Reading The Hobbit: Inside Information or Are you Afraid of the Dark?

One of humanity’s most primal fears is the darkness. Not just the darkness of lack of light, but the darkness of not knowing. Being afraid of the dark is an incredibly common trait for children growing up. To a certain degree this fear remains, even through adulthood. By this point, it has morphed into a fear shared throughout the whole human race: the fear of the unknown.

In history, there have been many great quotations regarding the nature of fear and the nature of courage, the most famous of which being FDR’s proclamation that “the only thing we have to fear is fear itself.” At the start of this chapter of The Hobbit,  Tolkien shares his own insights on fear.

At the end of the previous chapter, the secret door is opened and the way is clear. Thorin pontificates at length, as usual, regarding the duties of the hobbit, ie. he may now earn his keep and begin burglering. Bilbo protests, and rightfully so, that he has already earned some share in the treasure, but being a wholly different hobbit than he once was, agrees to go on (TH 246-7). He enters the dark tunnel with only Balin for company, and that short-lived.

Alone in the darkness, creeping along the dark echoey tunnel, Bilbo is confronted first by a “red light steadily getting redder and redder” (TH 248-9). Then a radiating heat and mist. Finally he hears, resonating through the stone, the “bubbling…[and]… gurgling…of some vast animal snoring” below (TH 239). He is frozen.

This is a pivotal moment in Bilbo’s carreer. Here Tolkien describes the battle within:

“It was at this point that Bilbo stopped. Going on from there was the bravest thing he ever did. The tremendous things that happened afterwards were as nothing compared to it. He fought the real battle in the tunnel alone, before he ever saw the vast danger that lay in wait.”  Tolkien, The Hobbit p. 249

Unlike the confrontations with the Trolls, Gollum or the Spiders, in this instance Bilbo is given the opportunity to stop, to hesitate, while also being aware of the present danger. In almost all other instances, he is confronted by danger immediately with no time for thought or doubt. Here, magnified by the stone and the tunnel, Bilbo is granted foreshadowing of the horror which awaits him.

He hesitates.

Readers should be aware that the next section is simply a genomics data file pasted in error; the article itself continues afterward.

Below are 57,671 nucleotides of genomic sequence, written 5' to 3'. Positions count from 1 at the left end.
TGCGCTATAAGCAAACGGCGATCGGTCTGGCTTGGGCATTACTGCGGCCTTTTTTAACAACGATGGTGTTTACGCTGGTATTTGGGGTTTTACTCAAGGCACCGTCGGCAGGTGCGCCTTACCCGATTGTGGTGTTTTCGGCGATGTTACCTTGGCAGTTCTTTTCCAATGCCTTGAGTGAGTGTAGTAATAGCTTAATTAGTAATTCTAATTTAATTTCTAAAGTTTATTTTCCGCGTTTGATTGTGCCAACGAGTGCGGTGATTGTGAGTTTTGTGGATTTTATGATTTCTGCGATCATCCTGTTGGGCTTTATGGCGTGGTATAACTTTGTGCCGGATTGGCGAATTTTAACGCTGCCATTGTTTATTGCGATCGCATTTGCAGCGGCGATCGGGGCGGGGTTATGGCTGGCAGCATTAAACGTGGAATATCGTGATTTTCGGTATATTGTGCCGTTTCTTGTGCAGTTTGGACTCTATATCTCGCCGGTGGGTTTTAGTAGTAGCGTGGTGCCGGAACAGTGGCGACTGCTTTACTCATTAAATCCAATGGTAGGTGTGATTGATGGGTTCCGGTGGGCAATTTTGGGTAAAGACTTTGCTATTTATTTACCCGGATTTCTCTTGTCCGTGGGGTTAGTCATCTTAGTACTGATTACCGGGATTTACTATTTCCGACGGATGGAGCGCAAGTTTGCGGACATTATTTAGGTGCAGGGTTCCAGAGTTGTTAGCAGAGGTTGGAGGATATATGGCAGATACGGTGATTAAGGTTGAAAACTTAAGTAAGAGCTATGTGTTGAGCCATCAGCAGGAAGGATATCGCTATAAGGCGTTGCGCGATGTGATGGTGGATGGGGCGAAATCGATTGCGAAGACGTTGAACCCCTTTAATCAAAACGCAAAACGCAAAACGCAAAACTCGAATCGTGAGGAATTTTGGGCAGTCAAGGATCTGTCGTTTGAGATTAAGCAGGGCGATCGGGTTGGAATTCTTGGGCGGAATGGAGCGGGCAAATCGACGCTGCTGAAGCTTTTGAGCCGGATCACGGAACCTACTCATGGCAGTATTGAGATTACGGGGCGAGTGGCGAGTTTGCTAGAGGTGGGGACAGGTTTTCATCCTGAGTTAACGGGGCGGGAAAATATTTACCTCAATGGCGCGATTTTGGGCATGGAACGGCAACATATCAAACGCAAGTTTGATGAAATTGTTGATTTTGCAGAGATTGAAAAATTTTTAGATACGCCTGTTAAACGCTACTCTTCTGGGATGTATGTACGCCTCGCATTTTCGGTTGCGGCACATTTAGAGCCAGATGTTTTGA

Though he is certainly fearful later in the presence of Smaug, in the tunnel Bilbo is struck by the terror of the idea of Smaug. The mind fabricates horrors out of the unknown, hence the fears which arise from shadows in the dark or unexpected sudden motion. Humanity has a constant desire of awareness and foreknowledge which can never be fully met, creating an uncertainty which can often lead to unease and fear.

This battle is a battle with the dragon of Bilbo’s mind, of his own making, and wholly separate from the battle of wits to come. Fear stems from a mix of uncertainty and a feeling of inadequacy. Fears are built up into insurmountable mountains, great ravening dragons, for which humanity’s feeble talents are unprepared. Or at least this is what the mind would have us believe.

As has been shown repeatedly in Bilbo’s adventures, the danger which is real and present does spur fear, but also spurs action. It is the fear which is unreal and unapproachable, the fear which is fabricated on the unknown foundation that defeats action.

This singular moment is the high point of Bilbo’s journeys. At this moment, he confronts his fears of the unknown and casts them aside.

After a long internal struggle, but a short pause, Bilbo goes on.

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2 thoughts on “Reading The Hobbit: Inside Information or Are you Afraid of the Dark?

  1. We had a similar discussion at our recent symposium. Our author guest, Stant Litore, suggested that we have two responses toward the unknown–fear and wonder. Fear causes us to want to run away while wonder causes us to want to run toward. Most of us agreed that reading fantasy and speculative fiction has caused us to, not only be more likely to respond to the unknown with wonder, but to understand the nature of fear well enough to be able to move ahead any way, not in a naive, danger-denying way but with the understanding that what we fear is often not as terrible as our idea of it.

    I love the line “[a]fter a long internal struggle, but a short pause, Bilbo goes on.”

  2. I had not even thought of wonder as a response to the unknown. For me, the secondary response returns to the difference between Hope and Faith discussed in the previous post, both of which are reactions to being faced with the greatest unknown: the future.

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